03/18/2010 05:12 am ET Updated May 25, 2011

Publishers Pay For Bookstore Displays

Step into any Barnes & Noble and the first thing you see are tables covered in books. 'Tis the season, so there's the "Happy Holidays" table, with its quirky array of titles--Cornell West's new memoir, Ken Auletta's Googled, Alexandra Horowitz's Inside of a Dog: What Dogs See, Smell, and Know, a biography of Thelonious Monk--authors and subjects with seemingly little if anything in common. The "Gift Books" table (20% off) is stacked with painstakingly crafted art books--one with gorgeous photos of the Vatican flanked by the Marvel Comics Encyclopedia and a history of Lego, the snappable children's toy. There's "Children's Books," "History," "Biographies," "New Arrivals," and "New in Paperback." Off to the right, Dean Koontz warrants his own narrow shelf. So does Michael Crichton. Beat a path to the cash register and you may stop to chuckle at the "Humor" table.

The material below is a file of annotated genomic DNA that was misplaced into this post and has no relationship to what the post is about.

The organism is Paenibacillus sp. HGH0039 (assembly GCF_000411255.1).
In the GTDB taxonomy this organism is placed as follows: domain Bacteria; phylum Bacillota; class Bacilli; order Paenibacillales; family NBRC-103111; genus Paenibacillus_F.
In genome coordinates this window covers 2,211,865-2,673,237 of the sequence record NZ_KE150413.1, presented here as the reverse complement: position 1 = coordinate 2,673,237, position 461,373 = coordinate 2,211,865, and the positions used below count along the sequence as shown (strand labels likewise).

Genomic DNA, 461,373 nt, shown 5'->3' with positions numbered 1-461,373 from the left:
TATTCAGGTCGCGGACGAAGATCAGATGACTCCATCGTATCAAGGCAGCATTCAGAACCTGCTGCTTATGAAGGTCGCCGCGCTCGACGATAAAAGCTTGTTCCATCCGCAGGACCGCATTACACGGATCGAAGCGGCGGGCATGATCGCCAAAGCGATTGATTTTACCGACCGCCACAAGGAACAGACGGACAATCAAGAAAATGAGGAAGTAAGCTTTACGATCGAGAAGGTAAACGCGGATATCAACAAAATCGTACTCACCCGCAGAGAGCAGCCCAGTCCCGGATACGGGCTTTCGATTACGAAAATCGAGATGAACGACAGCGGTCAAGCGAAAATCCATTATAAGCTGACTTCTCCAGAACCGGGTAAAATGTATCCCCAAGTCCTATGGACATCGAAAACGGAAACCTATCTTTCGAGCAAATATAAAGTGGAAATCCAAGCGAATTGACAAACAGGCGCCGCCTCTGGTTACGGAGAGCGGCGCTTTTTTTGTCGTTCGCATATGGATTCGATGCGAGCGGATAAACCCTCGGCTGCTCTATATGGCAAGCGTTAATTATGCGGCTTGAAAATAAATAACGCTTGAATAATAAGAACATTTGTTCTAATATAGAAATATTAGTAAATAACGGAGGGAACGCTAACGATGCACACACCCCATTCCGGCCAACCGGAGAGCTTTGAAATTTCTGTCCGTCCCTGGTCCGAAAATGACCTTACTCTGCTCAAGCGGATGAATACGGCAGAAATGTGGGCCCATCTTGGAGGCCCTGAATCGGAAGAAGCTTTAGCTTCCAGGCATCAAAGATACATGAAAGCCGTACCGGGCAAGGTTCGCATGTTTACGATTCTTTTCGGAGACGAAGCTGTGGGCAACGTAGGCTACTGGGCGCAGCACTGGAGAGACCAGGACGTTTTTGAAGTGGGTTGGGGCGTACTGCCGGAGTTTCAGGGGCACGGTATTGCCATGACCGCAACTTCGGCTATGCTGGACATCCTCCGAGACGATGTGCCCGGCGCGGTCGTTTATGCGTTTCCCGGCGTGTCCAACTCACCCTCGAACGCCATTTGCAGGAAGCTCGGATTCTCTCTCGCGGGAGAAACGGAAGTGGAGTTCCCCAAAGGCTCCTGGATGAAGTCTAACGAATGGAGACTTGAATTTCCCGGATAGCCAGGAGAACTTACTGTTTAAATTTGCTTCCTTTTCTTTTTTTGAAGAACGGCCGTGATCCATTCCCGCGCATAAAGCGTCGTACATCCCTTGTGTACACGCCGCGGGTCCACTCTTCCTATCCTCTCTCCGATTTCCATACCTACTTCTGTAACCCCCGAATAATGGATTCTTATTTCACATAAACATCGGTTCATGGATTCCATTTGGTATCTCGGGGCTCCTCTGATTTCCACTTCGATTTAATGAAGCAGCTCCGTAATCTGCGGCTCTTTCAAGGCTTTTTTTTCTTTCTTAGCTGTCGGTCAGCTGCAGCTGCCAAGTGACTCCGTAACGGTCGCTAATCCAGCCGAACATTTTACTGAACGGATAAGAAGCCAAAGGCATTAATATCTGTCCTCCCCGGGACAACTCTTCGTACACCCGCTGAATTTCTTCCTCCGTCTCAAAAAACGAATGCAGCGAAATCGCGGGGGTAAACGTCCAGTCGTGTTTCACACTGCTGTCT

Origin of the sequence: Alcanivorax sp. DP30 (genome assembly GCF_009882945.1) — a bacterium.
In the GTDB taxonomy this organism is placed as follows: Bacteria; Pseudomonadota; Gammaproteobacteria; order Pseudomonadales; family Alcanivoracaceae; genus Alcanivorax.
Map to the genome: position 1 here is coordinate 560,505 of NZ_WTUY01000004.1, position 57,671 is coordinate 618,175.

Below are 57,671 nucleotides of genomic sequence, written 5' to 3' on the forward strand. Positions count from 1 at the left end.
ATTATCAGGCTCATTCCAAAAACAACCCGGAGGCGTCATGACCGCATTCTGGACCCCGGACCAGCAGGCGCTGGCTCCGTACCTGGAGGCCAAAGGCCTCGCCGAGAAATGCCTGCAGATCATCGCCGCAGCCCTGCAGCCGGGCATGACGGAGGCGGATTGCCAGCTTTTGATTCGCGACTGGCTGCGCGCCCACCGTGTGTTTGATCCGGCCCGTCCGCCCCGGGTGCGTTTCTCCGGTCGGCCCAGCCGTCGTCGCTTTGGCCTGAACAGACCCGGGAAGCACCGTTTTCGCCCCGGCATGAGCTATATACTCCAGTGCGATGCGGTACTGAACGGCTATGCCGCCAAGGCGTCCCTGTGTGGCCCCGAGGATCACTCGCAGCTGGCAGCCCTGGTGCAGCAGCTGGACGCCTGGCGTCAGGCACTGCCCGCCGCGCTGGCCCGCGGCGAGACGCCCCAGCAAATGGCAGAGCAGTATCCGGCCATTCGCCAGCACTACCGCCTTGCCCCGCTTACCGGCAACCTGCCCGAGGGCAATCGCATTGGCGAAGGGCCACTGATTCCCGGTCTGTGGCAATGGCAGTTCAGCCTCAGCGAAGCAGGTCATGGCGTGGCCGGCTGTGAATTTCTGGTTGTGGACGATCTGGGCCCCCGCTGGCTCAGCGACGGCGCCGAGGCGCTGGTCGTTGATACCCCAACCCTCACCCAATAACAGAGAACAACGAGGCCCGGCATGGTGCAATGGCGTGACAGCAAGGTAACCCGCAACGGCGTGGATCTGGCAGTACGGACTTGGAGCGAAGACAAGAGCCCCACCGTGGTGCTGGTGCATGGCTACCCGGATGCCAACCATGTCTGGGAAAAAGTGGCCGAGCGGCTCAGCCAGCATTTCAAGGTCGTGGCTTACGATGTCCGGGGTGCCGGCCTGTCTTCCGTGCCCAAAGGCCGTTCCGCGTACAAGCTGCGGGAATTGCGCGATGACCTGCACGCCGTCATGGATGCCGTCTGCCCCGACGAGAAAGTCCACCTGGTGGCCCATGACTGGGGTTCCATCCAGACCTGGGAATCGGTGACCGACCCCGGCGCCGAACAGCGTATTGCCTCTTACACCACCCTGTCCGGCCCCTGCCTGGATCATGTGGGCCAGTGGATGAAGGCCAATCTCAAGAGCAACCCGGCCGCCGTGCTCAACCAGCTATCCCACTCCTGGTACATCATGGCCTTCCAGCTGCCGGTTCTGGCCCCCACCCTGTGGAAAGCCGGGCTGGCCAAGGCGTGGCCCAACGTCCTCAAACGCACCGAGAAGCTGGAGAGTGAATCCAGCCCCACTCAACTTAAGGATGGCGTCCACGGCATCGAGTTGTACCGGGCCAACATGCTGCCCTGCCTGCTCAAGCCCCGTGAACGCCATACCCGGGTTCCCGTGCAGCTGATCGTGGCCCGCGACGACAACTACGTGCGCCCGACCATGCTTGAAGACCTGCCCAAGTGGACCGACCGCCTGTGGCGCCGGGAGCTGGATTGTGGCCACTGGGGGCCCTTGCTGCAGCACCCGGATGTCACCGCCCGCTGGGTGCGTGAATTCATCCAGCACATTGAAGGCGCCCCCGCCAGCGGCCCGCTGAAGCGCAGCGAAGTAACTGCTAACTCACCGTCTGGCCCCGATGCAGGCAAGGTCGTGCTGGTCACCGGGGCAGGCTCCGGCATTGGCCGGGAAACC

Have you ever wondered who decides which of the 55,000 books published each year end up on which tables and why? It's not serendipity, not by chance, not because some Barnes & Noble tastemaker is trying to lure us with the most scintillating reads of the year. It's marketing, pure and simple, all of it bought and paid for by publishers. One editor I spoke with, who, like almost everyone else I interviewed for this column insisted on anonymity for fear of alienating powerful booksellers, calls it "bookstore baksheesh."

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